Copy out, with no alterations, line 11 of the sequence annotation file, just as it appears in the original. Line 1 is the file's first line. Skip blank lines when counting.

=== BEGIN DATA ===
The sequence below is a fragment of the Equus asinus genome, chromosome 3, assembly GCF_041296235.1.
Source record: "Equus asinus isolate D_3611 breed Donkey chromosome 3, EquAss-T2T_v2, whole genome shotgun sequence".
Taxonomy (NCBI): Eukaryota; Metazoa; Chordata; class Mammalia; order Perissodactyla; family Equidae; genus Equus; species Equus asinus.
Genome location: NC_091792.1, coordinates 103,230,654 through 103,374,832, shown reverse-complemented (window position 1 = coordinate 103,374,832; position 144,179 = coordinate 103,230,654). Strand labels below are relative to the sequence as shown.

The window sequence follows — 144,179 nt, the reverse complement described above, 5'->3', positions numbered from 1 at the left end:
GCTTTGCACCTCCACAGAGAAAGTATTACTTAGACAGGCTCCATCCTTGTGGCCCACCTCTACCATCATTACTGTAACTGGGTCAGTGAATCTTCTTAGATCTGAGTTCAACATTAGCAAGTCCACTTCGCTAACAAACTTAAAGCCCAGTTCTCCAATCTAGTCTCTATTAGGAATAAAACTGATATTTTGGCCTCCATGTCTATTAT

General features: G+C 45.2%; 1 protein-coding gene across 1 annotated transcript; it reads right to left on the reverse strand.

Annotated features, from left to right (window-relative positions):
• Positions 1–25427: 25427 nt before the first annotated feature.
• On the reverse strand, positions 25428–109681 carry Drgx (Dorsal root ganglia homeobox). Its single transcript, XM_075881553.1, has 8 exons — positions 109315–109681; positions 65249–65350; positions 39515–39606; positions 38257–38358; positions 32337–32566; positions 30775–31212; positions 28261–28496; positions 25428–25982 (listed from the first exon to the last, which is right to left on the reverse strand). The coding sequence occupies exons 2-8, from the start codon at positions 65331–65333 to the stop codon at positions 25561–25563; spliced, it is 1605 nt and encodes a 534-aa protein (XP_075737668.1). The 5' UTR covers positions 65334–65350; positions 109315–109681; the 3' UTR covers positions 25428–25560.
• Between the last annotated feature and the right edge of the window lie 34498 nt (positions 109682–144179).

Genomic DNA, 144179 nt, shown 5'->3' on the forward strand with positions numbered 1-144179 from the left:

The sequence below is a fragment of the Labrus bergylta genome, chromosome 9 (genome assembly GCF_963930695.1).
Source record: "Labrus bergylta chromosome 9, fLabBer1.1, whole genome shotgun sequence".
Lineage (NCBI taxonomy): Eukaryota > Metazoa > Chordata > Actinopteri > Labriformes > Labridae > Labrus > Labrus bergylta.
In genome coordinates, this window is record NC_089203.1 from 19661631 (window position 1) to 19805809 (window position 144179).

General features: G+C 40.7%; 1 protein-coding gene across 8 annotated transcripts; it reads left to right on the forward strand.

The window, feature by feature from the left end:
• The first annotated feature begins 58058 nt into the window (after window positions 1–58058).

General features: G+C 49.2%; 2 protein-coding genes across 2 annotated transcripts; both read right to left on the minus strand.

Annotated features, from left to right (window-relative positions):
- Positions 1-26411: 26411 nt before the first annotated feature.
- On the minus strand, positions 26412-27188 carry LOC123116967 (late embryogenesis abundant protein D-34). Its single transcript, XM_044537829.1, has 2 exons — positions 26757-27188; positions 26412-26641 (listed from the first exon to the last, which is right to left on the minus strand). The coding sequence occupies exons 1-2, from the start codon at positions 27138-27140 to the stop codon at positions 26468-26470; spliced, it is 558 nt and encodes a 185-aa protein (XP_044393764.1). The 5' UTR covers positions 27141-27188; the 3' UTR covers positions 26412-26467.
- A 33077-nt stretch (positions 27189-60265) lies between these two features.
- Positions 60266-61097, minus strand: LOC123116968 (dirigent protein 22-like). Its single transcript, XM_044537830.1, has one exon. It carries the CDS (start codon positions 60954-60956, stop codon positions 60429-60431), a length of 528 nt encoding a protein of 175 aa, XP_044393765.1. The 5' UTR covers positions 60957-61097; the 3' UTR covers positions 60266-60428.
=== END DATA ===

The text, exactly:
• Between the last annotated feature and the right edge of the window lie 34498 nt (positions 109682–144179).